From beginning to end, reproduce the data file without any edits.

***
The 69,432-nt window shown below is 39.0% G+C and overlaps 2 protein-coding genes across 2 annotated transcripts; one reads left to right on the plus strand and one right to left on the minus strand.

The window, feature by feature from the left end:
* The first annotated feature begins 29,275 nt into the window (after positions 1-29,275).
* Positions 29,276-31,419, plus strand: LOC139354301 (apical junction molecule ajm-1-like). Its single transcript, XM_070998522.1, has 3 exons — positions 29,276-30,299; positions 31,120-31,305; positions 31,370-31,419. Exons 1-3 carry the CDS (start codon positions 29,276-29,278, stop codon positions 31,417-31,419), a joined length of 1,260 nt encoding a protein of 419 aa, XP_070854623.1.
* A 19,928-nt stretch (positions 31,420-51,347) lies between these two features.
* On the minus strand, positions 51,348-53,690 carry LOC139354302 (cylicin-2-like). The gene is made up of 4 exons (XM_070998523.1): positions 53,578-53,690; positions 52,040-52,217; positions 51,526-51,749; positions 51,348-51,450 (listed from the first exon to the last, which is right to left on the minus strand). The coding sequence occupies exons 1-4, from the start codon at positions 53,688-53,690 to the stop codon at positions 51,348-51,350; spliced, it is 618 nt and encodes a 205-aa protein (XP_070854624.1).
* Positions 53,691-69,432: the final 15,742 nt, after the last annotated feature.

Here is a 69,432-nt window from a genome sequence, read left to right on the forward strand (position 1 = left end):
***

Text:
The 69,432-nt window shown below is 39.0% G+C and overlaps 2 protein-coding genes across 2 annotated transcripts; one reads left to right on the plus strand and one right to left on the minus strand.

The window, feature by feature from the left end:
* The first annotated feature begins 29,275 nt into the window (after positions 1-29,275).
* Positions 29,276-31,419, plus strand: LOC139354301 (apical junction molecule ajm-1-like). Its single transcript, XM_070998522.1, has 3 exons — positions 29,276-30,299; positions 31,120-31,305; positions 31,370-31,419. Exons 1-3 carry the CDS (start codon positions 29,276-29,278, stop codon positions 31,417-31,419), a joined length of 1,260 nt encoding a protein of 419 aa, XP_070854623.1.
* A 19,928-nt stretch (positions 31,420-51,347) lies between these two features.
* On the minus strand, positions 51,348-53,690 carry LOC139354302 (cylicin-2-like). The gene is made up of 4 exons (XM_070998523.1): positions 53,578-53,690; positions 52,040-52,217; positions 51,526-51,749; positions 51,348-51,450 (listed from the first exon to the last, which is right to left on the minus strand). The coding sequence occupies exons 1-4, from the start codon at positions 53,688-53,690 to the stop codon at positions 51,348-51,350; spliced, it is 618 nt and encodes a 205-aa protein (XP_070854624.1).
* Positions 53,691-69,432: the final 15,742 nt, after the last annotated feature.

Here is a 69,432-nt window from a genome sequence, read left to right on the forward strand (position 1 = left end):